There are other major problems to be addressed in this election: traffic, parking, sanitation, and security. Parker’s solutions to these issues are well reasoned and succinct. Traffic problems could be decreased by coordinating traffic lights and redirecting commercial traffic. Sometimes solutions are as simple as deploying police officers to direct traffic around accidents or construction areas and pruning or removing foliage so that street signs, traffic lights, and retail signs are visible, eliminating the “stopping to look” driver or the endless circling to find an address. Parking problems could be solved by adding as opposed to removing spaces due to Citi Bikes on the streets instead of sidewalks where there is room and removing end-of-block bumpers. Residents should have the option of buying a permit for free parking or at a deep discount. Parker says it’s unthinkable that a resident of Mid-Beach or North Beach can’t visit a friend in South Beach and park without the necessity of a guest pass, stating “It’s all one city and we don’t apportion taxes according to where we receive them from geographically.”
Regarding security, many residents complain about crime in certain neighborhoods. “We have to support law enforcement and not hinder protection because we are fearful of 20/20 hindsight analysis,” Parker explains. The police need to be able to do their job with full support of the residents. “We also need to instill a sense of community in our residents so that they get to know and care about their neighbors. A ‘neighborhood watching’ is probably better than a ‘neighborhood watch.’”
Last but not least, Parker relates that right now the residents he talks to are telling him that they feel forgotten by City Hall in favor of “tourist mayhem” and “development gone wild.” “While tourism is our main industry and the city must evolve with development, we must always ensure City Hall treats permanent residents as its top priority,” Parker says. “People that live in Miami Beach year-round are a special breed that deserve our utmost respect and consideration.”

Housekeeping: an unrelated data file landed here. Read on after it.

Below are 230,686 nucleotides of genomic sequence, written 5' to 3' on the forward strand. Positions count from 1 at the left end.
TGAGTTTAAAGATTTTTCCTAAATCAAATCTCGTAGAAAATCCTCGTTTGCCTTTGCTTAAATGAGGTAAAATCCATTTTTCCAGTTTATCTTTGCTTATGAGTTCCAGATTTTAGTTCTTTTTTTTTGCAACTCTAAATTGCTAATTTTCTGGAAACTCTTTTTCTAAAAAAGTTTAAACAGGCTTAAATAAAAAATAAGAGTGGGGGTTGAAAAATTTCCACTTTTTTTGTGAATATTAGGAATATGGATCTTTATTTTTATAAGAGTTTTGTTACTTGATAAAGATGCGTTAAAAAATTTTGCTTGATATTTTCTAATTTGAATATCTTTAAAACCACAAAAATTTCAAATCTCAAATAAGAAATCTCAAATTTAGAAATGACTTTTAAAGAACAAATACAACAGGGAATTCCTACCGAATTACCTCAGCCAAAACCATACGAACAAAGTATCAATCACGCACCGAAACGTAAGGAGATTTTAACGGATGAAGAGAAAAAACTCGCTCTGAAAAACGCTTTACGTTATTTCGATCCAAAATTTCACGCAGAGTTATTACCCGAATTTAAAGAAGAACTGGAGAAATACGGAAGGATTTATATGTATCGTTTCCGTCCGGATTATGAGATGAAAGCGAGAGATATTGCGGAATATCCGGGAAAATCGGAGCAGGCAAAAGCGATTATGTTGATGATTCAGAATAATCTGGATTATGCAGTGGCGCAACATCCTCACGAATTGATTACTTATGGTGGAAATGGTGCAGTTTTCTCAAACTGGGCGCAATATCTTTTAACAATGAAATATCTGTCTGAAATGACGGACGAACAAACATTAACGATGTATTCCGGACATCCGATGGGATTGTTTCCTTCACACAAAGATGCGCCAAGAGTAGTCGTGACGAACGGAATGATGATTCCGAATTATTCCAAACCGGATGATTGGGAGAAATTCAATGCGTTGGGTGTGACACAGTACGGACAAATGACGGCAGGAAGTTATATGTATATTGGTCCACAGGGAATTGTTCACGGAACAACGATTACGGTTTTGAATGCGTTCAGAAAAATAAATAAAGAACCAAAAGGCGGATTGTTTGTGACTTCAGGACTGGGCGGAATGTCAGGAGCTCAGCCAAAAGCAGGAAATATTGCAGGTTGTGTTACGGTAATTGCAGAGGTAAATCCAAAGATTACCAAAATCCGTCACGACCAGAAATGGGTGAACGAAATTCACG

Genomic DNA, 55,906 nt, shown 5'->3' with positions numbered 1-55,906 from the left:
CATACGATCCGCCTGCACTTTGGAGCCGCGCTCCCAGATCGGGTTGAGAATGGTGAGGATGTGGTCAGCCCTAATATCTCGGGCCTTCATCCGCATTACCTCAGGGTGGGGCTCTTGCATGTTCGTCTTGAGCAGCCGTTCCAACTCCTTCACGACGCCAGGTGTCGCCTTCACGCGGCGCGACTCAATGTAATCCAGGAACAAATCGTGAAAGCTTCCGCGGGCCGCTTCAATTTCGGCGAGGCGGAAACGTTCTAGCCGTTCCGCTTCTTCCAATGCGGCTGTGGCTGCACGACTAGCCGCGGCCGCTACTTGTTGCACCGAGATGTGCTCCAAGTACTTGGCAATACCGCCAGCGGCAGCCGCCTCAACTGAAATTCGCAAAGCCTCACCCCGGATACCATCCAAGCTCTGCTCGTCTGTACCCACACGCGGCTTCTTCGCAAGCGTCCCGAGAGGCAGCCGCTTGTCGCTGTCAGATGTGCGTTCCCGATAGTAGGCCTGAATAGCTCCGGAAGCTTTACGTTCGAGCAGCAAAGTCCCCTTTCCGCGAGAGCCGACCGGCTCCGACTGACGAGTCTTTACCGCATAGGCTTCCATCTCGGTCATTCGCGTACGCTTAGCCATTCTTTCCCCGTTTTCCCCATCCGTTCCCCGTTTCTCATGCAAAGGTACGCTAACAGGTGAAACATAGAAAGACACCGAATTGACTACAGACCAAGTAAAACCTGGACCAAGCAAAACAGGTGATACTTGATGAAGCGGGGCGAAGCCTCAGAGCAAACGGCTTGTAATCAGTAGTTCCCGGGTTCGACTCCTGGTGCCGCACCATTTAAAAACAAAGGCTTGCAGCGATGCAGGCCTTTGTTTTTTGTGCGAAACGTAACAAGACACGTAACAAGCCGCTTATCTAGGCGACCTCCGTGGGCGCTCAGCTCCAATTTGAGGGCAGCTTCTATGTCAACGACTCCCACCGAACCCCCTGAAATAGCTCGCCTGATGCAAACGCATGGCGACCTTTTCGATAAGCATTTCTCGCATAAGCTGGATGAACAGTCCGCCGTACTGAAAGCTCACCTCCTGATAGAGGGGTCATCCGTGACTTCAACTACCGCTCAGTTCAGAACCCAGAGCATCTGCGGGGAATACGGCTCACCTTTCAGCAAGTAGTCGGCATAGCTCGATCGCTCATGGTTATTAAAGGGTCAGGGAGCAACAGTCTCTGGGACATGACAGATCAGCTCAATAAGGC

Jonathan Parker is scheduled for the following appearances to meet with constituents:
Thu 9/24 – 6 p.m. -- North Beach Devel Corp Senior Center Forum 73rd @ Ocean Terrace
Sat 9/26 – 2:30 p.m. -- Teens4Teens.com Debate Miami Beach Regional Library, 227 22nd St., Miami
Beach, FL 33139 Saturday 9/26, Group IV at 2:30 p.m.
Thu 10/1 - 7:30 p.m. Bayshore Homeowners Association - Miami Beach Senior High Media Center, 2231
Prairie Ave, Miami Beach
Tue 10/6 - 7 p.m. Sunset Harbor Condominium Candidates Forum, 1800 Sunset Harbor Drive, Miami
Thu 10/8 - 6 p.m. - 8:30 p.m. “Thank You For Your Support” Cocktail Party at Liquor Lounge. 1560 Collins Ave. Miami Beach
Mon 10/12 – 7 p.m. -- Mid Beach Campaign Forum @ Nautilus Middle School, 4301 N. Michigan Ave. Miami
Thu 10/15 – 6 p.m. -- Miami United Debate at 1620 Drexel Ave. (Lincoln Rd. Church)
Mon 10/19 to Sun 11/1 – Early Voting – Miami Beach City Hall (1700 Convention Center Dr.) and North
Shore Branch Library (7501 Collins Ave.)
Wed 10/21 – 7 p.m. – SOFNA (South of Fifth St. Neighborhood Assn.) Debate @ South Pointe
Elementary School, 1050 4th St. Miami Beach
Tue 11/3 – Election Day
Sat 11/15 – Sun 11/16 -- Runoff Early Voting (if necessary) – Miami Beach City Hall (1700 Convention
Center Dr.) and North Shore Branch Library (7501 Collins Ave.)
Tue 11/17 – Runoff (if necessary)
Support Contact Information